Commercial Division Blog

Posted: May 1, 2020 / Categories Commercial, Fraud/Misrepresentation

Lack of Due Diligence Dooms Fraudulent Inducement Claim

On April 16, 2020, Justice Ostrager of the New York County Commercial Division issued a decision in Shilpa Saketh Realty Inc. v. Vidiyala, 2020 NY Slip Op. 30952(U), holding that a lack of due diligence doomed a fraudulent inducement claim, explaining:

Plaintiff’s second argument against the applicability of the Release is that the Release is invalid because defendants were fiduciaries of plaintiff and plaintiff had no reason to believe that any one of them was acting in their own interest, nor was it otherwise aware of any information that would make reliance on them unreasonable. Plaintiff relies on Pappas v. Tzolis, 20 N.Y.3d 228, 232, (2012), in which the Court of Appeals noted that a sophisticated principal is able to release its fiduciary from claims – at least where the fiduciary relationship is no longer one of unquestioning trust – so long as the principal understands that the fiduciary is acting in its own interest and the release is knowingly entered into; the test, in essence, is whether, given the nature of the parties’ relationship at the time of the release, the principal is aware of information about the fiduciary that would make reliance on the fiduciary unreasonable. Plaintiff argues that Tzois does not support a release where there was a relationship of trust. Plaintiff also attempts to distinguish the results in Tzois and Centro on the basis that the parties in those cases were more sophisticated than plaintiff is here.

However, even if defendants were fiduciaries of plaintiff and even if plaintiff was unsophisticated, plaintiff’s exclusive reliance on defendants is unreasonable, because defendants’ alleged representations are contradicted by the express terms of the Transaction Documents, which plaintiff admittedly did not read. Even assuming plaintiff was not as sophisticated as the parties in Tzois and Centro, plaintiff’s alleged reliance on defendants does not excuse plaintiff’s failure to read the Transaction Documents.

For example, plaintiff alleges that defendant Vidiyala failed to disclose to plaintiff that plaintiff was the only Stockholder to suffer a reduction in its pro rata share of the purchase price and that the reduction would be reallocated to the remaining Stockholders. However, the Allocated Share Schedule to the SPA clearly lays out the share allocation of each stockholder.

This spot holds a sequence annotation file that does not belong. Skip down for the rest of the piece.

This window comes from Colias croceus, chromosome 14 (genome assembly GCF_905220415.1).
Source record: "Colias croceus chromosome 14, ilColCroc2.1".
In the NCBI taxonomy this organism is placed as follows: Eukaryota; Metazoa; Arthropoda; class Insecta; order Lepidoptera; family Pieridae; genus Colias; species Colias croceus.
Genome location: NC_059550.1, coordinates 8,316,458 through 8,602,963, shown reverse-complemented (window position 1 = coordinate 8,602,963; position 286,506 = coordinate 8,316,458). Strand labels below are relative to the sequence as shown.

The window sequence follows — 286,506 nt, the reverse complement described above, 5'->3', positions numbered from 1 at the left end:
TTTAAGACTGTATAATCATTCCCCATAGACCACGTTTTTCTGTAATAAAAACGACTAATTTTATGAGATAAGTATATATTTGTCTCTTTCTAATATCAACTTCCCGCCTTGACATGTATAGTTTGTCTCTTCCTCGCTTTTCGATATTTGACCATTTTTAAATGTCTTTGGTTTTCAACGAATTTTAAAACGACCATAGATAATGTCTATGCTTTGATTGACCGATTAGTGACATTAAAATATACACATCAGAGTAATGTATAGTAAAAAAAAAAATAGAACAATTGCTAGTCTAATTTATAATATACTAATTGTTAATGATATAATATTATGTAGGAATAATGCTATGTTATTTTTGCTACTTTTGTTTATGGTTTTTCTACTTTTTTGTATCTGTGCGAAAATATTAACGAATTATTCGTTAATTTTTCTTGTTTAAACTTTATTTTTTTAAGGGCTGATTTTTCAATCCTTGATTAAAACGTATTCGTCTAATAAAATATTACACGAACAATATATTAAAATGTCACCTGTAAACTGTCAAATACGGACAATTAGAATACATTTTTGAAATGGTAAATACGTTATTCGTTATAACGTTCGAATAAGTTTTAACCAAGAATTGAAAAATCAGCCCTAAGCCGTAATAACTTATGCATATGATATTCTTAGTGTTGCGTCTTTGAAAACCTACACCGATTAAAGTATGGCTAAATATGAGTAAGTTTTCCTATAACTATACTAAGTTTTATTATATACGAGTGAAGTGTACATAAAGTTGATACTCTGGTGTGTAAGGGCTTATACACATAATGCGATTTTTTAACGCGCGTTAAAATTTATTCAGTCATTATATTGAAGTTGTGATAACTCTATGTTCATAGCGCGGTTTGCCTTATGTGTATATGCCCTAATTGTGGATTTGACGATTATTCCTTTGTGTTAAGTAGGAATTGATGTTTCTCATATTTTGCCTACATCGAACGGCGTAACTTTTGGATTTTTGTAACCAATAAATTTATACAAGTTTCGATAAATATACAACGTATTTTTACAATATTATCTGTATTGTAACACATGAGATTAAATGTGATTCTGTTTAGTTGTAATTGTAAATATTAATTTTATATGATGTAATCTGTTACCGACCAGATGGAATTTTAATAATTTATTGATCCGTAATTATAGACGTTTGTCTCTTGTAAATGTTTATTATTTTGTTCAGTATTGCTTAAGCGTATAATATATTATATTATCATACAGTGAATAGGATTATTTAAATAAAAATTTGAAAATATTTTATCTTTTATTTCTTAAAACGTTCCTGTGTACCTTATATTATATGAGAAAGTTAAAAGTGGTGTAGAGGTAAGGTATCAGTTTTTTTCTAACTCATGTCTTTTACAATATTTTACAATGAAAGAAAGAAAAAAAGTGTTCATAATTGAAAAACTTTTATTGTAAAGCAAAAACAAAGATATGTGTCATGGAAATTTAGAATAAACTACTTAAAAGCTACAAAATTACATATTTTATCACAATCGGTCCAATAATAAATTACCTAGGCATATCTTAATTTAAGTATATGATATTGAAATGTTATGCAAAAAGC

Plaintiff acknowledges that it was told its share allocation was being reduced by millions of dollars. Plaintiff knew that the sum allocated to InvaGen shareholders was being reduced by $100,000,000. As with all contracts, plaintiff had a duty to read the agreements. The alleged misrepresentations are contradicted by the plain terms of the Transaction Documents. Indeed, the Court notes that although the overall Transaction Documents may have been voluminous, the General Release is a separately executed document – which plaintiff separately signed – and is only five pages long. Plaintiff had duty to read what claims it was releasing.

A plaintiff may challenge a release on the grounds that the release was fraudulently induced. Here, plaintiff alleges fraudulent inducement with respect to all of the Transaction Documents, including but not limited to the General Release. However, because of the broad Release discussed above, the relevant question is whether plaintiff is bound by the Release.

The Court finds that plaintiff’s fraudulent inducement claim fails as a matter of law.

. . .

[U]nder Centro, a release may be invalidated if it was not fairly and knowingly made. Typically, a court may find unfairness where a plaintiff enters into a release without time to investigate or deliberate, does not have access to counsel, or is disproportionally unsophisticated. In this case, while plaintiff alleges relative lack of sophistication due to age, plaintiff’s owners and agent were either in pursuit of or had advanced degrees and were well aware that they were in engaged in a multi-hundred-million-dollar transaction. Most importantly, plaintiff does not allege any time pressure, coercion, or lack of access to counsel. Indeed, plaintiff does not allege that it even requested access to the full documents to read.

(Internal quotations and citations omitted) (emphasis added).

Commercial litigation frequently involves fraud-based claims. Such claims have special pleading requirements or rules, including the rule that a sophisticated businessperson's reliance on a false statement must be reasonable. Contact Schlam Stone & Dolan partner John Lundin at if you or a client think you have been defrauded, or if someone has accused you or a client of defrauding them.